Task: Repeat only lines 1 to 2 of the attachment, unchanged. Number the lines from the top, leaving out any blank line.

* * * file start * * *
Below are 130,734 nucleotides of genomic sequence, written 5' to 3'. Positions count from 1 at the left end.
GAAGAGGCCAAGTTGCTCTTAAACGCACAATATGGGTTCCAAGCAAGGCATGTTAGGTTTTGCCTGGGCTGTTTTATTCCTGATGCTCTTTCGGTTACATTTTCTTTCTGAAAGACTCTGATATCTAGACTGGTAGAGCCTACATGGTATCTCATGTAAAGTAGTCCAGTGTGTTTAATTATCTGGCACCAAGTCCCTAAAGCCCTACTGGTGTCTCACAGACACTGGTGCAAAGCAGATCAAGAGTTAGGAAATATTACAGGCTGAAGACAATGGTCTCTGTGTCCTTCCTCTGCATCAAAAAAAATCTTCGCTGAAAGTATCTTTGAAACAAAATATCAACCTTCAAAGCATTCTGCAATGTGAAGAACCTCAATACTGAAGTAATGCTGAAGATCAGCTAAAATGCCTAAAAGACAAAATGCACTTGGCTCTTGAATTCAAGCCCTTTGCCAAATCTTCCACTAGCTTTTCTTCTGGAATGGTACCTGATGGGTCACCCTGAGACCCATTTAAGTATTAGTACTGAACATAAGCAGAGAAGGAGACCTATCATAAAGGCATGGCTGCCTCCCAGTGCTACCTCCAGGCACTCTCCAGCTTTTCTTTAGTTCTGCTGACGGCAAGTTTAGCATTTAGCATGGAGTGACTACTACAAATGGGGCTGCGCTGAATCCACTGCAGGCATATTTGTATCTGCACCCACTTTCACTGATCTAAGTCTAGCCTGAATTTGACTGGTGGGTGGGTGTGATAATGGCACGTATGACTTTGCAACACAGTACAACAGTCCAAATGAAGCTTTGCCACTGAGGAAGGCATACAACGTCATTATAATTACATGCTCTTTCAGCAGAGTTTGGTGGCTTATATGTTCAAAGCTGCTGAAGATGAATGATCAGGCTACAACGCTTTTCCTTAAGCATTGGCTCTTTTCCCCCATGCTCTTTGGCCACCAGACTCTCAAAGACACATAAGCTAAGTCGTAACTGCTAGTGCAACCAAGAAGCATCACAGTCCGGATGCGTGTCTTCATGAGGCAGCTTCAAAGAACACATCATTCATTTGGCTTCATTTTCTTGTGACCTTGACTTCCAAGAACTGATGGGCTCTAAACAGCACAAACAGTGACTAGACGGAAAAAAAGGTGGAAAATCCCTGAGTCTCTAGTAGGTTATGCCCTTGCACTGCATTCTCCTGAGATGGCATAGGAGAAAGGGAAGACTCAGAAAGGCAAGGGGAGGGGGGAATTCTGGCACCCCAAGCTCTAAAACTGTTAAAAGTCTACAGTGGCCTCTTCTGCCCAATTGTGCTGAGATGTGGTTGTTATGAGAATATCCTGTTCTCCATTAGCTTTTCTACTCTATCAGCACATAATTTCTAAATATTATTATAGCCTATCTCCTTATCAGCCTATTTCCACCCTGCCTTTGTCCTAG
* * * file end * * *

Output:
Below are 130,734 nucleotides of genomic sequence, written 5' to 3'. Positions count from 1 at the left end.
GAAGAGGCCAAGTTGCTCTTAAACGCACAATATGGGTTCCAAGCAAGGCATGTTAGGTTTTGCCTGGGCTGTTTTATTCCTGATGCTCTTTCGGTTACATTTTCTTTCTGAAAGACTCTGATATCTAGACTGGTAGAGCCTACATGGTATCTCATGTAAAGTAGTCCAGTGTGTTTAATTATCTGGCACCAAGTCCCTAAAGCCCTACTGGTGTCTCACAGACACTGGTGCAAAGCAGATCAAGAGTTAGGAAATATTACAGGCTGAAGACAATGGTCTCTGTGTCCTTCCTCTGCATCAAAAAAAATCTTCGCTGAAAGTATCTTTGAAACAAAATATCAACCTTCAAAGCATTCTGCAATGTGAAGAACCTCAATACTGAAGTAATGCTGAAGATCAGCTAAAATGCCTAAAAGACAAAATGCACTTGGCTCTTGAATTCAAGCCCTTTGCCAAATCTTCCACTAGCTTTTCTTCTGGAATGGTACCTGATGGGTCACCCTGAGACCCATTTAAGTATTAGTACTGAACATAAGCAGAGAAGGAGACCTATCATAAAGGCATGGCTGCCTCCCAGTGCTACCTCCAGGCACTCTCCAGCTTTTCTTTAGTTCTGCTGACGGCAAGTTTAGCATTTAGCATGGAGTGACTACTACAAATGGGGCTGCGCTGAATCCACTGCAGGCATATTTGTATCTGCACCCACTTTCACTGATCTAAGTCTAGCCTGAATTTGACTGGTGGGTGGGTGTGATAATGGCACGTATGACTTTGCAACACAGTACAACAGTCCAAATGAAGCTTTGCCACTGAGGAAGGCATACAACGTCATTATAATTACATGCTCTTTCAGCAGAGTTTGGTGGCTTATATGTTCAAAGCTGCTGAAGATGAATGATCAGGCTACAACGCTTTTCCTTAAGCATTGGCTCTTTTCCCCCATGCTCTTTGGCCACCAGACTCTCAAAGACACATAAGCTAAGTCGTAACTGCTAGTGCAACCAAGAAGCATCACAGTCCGGATGCGTGTCTTCATGAGGCAGCTTCAAAGAACACATCATTCATTTGGCTTCATTTTCTTGTGACCTTGACTTCCAAGAACTGATGGGCTCTAAACAGCACAAACAGTGACTAGACGGAAAAAAAGGTGGAAAATCCCTGAGTCTCTAGTAGGTTATGCCCTTGCACTGCATTCTCCTGAGATGGCATAGGAGAAAGGGAAGACTCAGAAAGGCAAGGGGAGGGGGGAATTCTGGCACCCCAAGCTCTAAAACTGTTAAAAGTCTACAGTGGCCTCTTCTGCCCAATTGTGCTGAGATGTGGTTGTTATGAGAATATCCTGTTCTCCATTAGCTTTTCTACTCTATCAGCACATAATTTCTAAATATTATTATAGCCTATCTCCTTATCAGCCTATTTCCACCCTGCCTTTGTCCTAG